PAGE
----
"Honest as a Huguenot" was as proverbial in the seventeenth century as the respect for law of the Dutch which Sir. W. Temple admired, and, a century later, that of the English as compared with those Continental peoples that had not been through this ethical schooling.
Loraine Boettner, The Reformed Doctrine of Predestination, p. 376:
The Huguenots made up the industrious artisan class of France and to be "honest as a Huguenot" became a proverb, denoting the highest degree of integrity.
Nathaniel MacFetridge, Calvinism in History, p. 123:
Outside of the circle of the Huguenots there was indeed but little that deserved the name of morality in France. Their honesty was so remarkable that even among their bitterest enemies it was proverbial. To be "honest as a Huguenot" was deemed the highest degree of integrity. And while they were stigmatized by the Roman Catholics as "heretics," "atheists," "blasphemers," "monsters vomited forth of hell," and the like, not one accusation was brought against the morality and integrity of their character. "The silence of their enemies on this head is," says Smiles, "perhaps the most eloquent testimony in their favor."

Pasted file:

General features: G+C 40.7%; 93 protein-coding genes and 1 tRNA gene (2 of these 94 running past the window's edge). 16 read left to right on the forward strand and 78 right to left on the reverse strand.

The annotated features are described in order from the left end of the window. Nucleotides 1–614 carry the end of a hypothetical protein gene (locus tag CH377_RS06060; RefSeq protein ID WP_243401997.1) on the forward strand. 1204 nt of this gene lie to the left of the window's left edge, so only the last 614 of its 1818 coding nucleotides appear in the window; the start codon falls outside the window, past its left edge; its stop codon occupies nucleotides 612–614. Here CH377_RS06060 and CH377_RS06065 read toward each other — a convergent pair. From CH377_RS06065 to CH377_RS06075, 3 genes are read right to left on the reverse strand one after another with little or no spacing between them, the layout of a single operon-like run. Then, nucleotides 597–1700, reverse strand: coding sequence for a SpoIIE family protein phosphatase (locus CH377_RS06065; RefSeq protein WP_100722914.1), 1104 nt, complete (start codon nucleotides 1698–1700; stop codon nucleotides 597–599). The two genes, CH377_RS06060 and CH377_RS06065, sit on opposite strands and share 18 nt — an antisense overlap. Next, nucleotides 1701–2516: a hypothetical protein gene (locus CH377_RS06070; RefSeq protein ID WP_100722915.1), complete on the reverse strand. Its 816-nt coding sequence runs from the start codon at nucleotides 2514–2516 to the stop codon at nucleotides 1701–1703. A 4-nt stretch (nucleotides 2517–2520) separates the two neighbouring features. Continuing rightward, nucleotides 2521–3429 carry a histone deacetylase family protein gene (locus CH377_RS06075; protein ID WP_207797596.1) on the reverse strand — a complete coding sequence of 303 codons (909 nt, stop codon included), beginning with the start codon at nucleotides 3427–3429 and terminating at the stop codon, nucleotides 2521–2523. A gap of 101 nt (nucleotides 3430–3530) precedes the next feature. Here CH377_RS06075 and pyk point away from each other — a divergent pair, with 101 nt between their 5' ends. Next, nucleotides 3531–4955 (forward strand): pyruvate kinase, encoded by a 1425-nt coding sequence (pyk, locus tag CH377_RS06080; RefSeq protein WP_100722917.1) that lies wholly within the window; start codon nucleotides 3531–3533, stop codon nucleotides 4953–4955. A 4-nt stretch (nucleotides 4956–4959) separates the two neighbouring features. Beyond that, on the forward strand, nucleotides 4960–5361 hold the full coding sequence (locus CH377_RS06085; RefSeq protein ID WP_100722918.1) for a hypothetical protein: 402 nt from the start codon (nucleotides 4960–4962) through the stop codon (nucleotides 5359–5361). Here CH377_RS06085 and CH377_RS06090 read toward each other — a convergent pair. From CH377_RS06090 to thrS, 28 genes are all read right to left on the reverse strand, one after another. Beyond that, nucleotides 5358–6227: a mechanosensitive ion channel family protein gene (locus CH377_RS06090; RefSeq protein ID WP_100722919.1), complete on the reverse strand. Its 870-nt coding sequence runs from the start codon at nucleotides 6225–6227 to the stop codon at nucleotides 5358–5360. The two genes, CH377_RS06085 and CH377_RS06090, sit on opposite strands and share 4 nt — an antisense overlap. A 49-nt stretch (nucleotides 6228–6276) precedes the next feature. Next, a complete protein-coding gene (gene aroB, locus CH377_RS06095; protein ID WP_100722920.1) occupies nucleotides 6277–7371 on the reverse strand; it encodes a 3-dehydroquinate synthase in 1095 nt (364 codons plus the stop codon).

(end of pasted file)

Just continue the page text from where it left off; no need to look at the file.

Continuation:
Samuel Smiles, The Huguenots: Their Settlements, Churches, and Industries in England and Ireland, pp. 134-135:
The Huguenot's word was as good as his bond, and to "honest as a Huguenot" passed into a proverb. This quality of integrity -- which is essential in the merchant who deals with foreigners whom he never sees -- so characterized the business transactions of the Huguenots, that the foreign trade of the country fell almost entirely into their hands.
William Maxwell Blackburn, Admiral Coligny, and the Rise of the Huguenots, p. 189:
"Honest as a Huguenot" was the proverb coined in his honour, and made current through long generations. As a neighbour, he was just and truthful; as a civilian, rare in his integrity and observance of law; as an artisan or a tradesman, he attended to his own affairs, and his goods had their value upon their very face; as an official he could be trusted with untold gold, and happy was the Pharoah who had such a Joseph at court. When Romanist noble or king wished for an honest man, to whom he could entrust life and property, he drew into his service a Huguenot. Even Charles IX. retained, to the last hour of his life, the old Huguenot nurse who had rocked his cradle, and he would have no other physician than Ambrose Pare, the chosen surgeon of his grandfather. Among all the Italian poisoners, Catherine knew that her children were safe when such a man dealt out the medicines. And she, too, must have her Huguenot ladies to succeed the trustworthy Madame de Chatillon and Madame de Roye. She long felt safest when Coligny was at the court. This compliment to Huguenot integrity was paid everywhere, down to the latest times.